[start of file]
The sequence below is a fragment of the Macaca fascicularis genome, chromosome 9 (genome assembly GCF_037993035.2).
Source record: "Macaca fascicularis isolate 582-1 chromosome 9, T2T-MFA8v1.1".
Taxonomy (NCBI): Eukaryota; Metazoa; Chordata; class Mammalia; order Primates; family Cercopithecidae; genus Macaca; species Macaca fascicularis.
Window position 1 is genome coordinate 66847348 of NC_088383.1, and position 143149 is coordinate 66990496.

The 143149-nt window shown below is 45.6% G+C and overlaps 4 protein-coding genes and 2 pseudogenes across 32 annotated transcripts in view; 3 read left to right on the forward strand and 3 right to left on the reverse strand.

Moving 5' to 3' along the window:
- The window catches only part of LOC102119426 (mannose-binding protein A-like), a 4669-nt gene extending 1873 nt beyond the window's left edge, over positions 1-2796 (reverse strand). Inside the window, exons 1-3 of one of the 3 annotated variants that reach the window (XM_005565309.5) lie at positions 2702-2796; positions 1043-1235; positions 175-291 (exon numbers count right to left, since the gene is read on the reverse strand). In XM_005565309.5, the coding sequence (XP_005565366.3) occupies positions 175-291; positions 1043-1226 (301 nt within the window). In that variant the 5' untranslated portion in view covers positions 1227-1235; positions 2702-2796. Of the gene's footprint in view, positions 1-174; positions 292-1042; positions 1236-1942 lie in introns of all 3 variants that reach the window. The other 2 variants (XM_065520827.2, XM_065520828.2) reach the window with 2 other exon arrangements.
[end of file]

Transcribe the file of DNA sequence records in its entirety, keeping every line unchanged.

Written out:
The sequence below is a fragment of the Macaca fascicularis genome, chromosome 9 (genome assembly GCF_037993035.2).
Source record: "Macaca fascicularis isolate 582-1 chromosome 9, T2T-MFA8v1.1".
Taxonomy (NCBI): Eukaryota; Metazoa; Chordata; class Mammalia; order Primates; family Cercopithecidae; genus Macaca; species Macaca fascicularis.
Window position 1 is genome coordinate 66847348 of NC_088383.1, and position 143149 is coordinate 66990496.

The 143149-nt window shown below is 45.6% G+C and overlaps 4 protein-coding genes and 2 pseudogenes across 32 annotated transcripts in view; 3 read left to right on the forward strand and 3 right to left on the reverse strand.

Moving 5' to 3' along the window:
- The window catches only part of LOC102119426 (mannose-binding protein A-like), a 4669-nt gene extending 1873 nt beyond the window's left edge, over positions 1-2796 (reverse strand). Inside the window, exons 1-3 of one of the 3 annotated variants that reach the window (XM_005565309.5) lie at positions 2702-2796; positions 1043-1235; positions 175-291 (exon numbers count right to left, since the gene is read on the reverse strand). In XM_005565309.5, the coding sequence (XP_005565366.3) occupies positions 175-291; positions 1043-1226 (301 nt within the window). In that variant the 5' untranslated portion in view covers positions 1227-1235; positions 2702-2796. Of the gene's footprint in view, positions 1-174; positions 292-1042; positions 1236-1942 lie in introns of all 3 variants that reach the window. The other 2 variants (XM_065520827.2, XM_065520828.2) reach the window with 2 other exon arrangements.